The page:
February 4th is World Cancer Day!

World Cancer Day

World Cancer Day

February 4th is World Cancer Day!

What is World Cancer Day?

World Cancer Day takes place every year on February 4th with the overall goal of “getting as many people as possible around the globe to talk about cancer on this day in order to unite the world’s population in the fight against cancer” (Union for International Cancer Control, UICC, 2018). It also “aims to save millions of preventable deaths each year by raising awareness and education about the disease, pressing governments and individuals across the world to take action” (UICC, 2018).

General Cancer Statistics (National Cancer Institute, NIH, 2018 & UICC, 2018):

  • Currently, 8.8 million people die from cancer worldwide every year, out of which, 4 million people die prematurely (aged 30 to 69 years).
  • The number of people living beyond a cancer diagnosis reached nearly 14.5 million in 2014 and is expected to rise to almost 19 million by 2024.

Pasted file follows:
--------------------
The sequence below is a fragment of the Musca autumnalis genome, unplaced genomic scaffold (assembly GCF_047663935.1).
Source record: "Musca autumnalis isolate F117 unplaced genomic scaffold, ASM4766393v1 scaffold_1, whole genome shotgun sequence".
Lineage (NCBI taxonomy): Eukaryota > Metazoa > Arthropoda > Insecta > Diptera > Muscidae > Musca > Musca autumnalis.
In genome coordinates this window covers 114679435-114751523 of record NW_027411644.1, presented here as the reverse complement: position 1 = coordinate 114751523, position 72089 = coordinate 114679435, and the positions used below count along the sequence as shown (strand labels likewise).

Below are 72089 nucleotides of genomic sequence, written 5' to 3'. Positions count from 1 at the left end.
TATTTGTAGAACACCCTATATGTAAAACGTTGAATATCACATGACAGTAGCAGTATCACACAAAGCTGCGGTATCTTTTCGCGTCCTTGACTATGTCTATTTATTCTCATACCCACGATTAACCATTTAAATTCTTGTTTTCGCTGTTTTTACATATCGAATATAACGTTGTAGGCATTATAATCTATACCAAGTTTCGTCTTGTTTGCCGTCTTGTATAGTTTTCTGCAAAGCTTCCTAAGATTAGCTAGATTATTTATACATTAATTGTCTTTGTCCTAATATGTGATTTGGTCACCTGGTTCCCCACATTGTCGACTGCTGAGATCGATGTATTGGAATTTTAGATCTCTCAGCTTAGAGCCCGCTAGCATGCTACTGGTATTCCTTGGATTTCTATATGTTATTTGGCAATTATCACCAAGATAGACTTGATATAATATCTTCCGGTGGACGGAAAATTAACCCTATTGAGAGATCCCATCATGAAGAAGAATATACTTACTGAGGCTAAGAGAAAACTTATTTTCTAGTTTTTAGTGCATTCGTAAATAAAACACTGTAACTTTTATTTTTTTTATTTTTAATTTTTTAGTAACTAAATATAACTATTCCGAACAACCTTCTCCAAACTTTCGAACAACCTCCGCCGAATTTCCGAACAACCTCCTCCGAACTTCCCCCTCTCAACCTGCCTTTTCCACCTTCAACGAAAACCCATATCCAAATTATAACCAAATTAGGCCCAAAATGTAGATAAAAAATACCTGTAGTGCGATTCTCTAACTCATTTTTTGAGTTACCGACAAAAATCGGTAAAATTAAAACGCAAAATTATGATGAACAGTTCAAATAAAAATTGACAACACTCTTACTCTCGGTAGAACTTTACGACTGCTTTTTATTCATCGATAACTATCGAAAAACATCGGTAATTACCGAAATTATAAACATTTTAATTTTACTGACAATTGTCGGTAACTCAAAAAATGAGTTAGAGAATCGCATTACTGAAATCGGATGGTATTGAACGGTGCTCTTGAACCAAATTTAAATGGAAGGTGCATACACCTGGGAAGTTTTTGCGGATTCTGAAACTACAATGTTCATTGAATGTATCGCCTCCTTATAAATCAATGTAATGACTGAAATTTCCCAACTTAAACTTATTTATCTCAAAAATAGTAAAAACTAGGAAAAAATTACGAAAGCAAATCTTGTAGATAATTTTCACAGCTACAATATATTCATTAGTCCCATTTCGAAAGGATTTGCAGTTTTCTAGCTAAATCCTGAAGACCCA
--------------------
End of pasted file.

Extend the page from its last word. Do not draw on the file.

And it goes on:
• The number of new cancer cases will rise to 22 million within the next two decades.
  • National expenditures for cancer care in the United States totaled nearly $125 billion in 2010 and could reach $156 billion in 2020.
  • More than 60% of the world’s new cancer cases occur in Africa, Asia, and Central and South America; 70% of the world’s cancer deaths also occur in these regions.

World Cancer Day is a great opportunity to raise awareness and spread the word about cancer within people’s minds and throughout the global media! Please visit the links below to learn more about World Cancer Day and how to get involved:

http://www.worldcancerday.org/about

http://www.worldcancerday.org/get-involved

References

Union for International Cancer Control’s [UICC] World Cancer Day (2018). About. Retrieved from http://www.worldcancerday.org/about

U.S. Department of Health and Human Services’ [HHS] National Cancer Institute (2018). Cancer Statistics. Retrieved from https://www.cancer.gov/about-cancer/understanding/statistics

*All pictures retrieved from UICC, 2018

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NWFCCC works to reduce the burden of cancer on area residents by increasing access to cancer information and services, by developing and implementing cancer control projects for the public and healthcare professionals, and by promoting awareness of prevention and early detection practices.

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